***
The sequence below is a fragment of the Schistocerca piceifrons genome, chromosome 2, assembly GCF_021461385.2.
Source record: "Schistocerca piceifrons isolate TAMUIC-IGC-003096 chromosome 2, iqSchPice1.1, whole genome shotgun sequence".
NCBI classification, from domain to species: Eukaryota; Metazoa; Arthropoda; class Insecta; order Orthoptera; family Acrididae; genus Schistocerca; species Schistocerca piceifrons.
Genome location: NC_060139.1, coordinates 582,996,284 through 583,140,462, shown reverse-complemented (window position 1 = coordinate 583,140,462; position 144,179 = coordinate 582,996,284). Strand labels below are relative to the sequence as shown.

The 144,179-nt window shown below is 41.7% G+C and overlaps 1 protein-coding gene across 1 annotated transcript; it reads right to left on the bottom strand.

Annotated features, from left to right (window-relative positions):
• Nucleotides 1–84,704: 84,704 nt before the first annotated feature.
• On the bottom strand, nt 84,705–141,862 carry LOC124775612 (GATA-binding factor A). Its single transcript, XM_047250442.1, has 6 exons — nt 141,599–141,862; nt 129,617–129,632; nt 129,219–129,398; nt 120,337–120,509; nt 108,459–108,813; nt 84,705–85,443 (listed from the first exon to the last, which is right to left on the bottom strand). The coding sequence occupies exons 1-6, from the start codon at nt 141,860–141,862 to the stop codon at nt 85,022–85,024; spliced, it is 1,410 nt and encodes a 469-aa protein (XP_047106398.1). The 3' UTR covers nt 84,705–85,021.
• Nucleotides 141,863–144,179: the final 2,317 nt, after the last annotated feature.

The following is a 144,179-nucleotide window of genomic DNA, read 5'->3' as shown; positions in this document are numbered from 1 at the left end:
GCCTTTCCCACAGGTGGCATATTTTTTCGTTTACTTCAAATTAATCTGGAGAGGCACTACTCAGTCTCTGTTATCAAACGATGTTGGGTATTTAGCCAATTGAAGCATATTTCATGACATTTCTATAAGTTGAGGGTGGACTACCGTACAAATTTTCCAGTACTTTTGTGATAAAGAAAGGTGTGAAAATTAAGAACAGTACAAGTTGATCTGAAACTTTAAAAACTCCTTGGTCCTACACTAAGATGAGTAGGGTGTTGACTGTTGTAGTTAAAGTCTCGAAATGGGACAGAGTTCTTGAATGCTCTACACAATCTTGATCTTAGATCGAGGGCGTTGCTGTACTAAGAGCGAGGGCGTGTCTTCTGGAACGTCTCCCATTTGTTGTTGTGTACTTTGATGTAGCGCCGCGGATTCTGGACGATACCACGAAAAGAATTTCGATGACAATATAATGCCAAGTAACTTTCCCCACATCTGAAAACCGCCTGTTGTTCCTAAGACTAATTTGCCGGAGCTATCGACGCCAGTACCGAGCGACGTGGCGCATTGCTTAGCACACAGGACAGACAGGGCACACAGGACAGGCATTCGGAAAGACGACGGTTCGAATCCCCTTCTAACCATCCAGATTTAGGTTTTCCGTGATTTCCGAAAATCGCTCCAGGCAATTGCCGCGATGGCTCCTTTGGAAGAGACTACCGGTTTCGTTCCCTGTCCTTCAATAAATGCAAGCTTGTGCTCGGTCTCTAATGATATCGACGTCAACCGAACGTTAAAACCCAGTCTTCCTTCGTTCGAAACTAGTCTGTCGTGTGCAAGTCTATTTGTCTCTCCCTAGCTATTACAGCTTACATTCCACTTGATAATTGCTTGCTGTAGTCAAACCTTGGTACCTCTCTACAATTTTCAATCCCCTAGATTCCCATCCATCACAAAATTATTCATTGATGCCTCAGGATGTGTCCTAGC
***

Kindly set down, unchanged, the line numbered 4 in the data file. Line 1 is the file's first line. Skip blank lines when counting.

Genome location: NC_060139.1, coordinates 582,996,284 through 583,140,462, shown reverse-complemented (window position 1 = coordinate 583,140,462; position 144,179 = coordinate 582,996,284). Strand labels below are relative to the sequence as shown.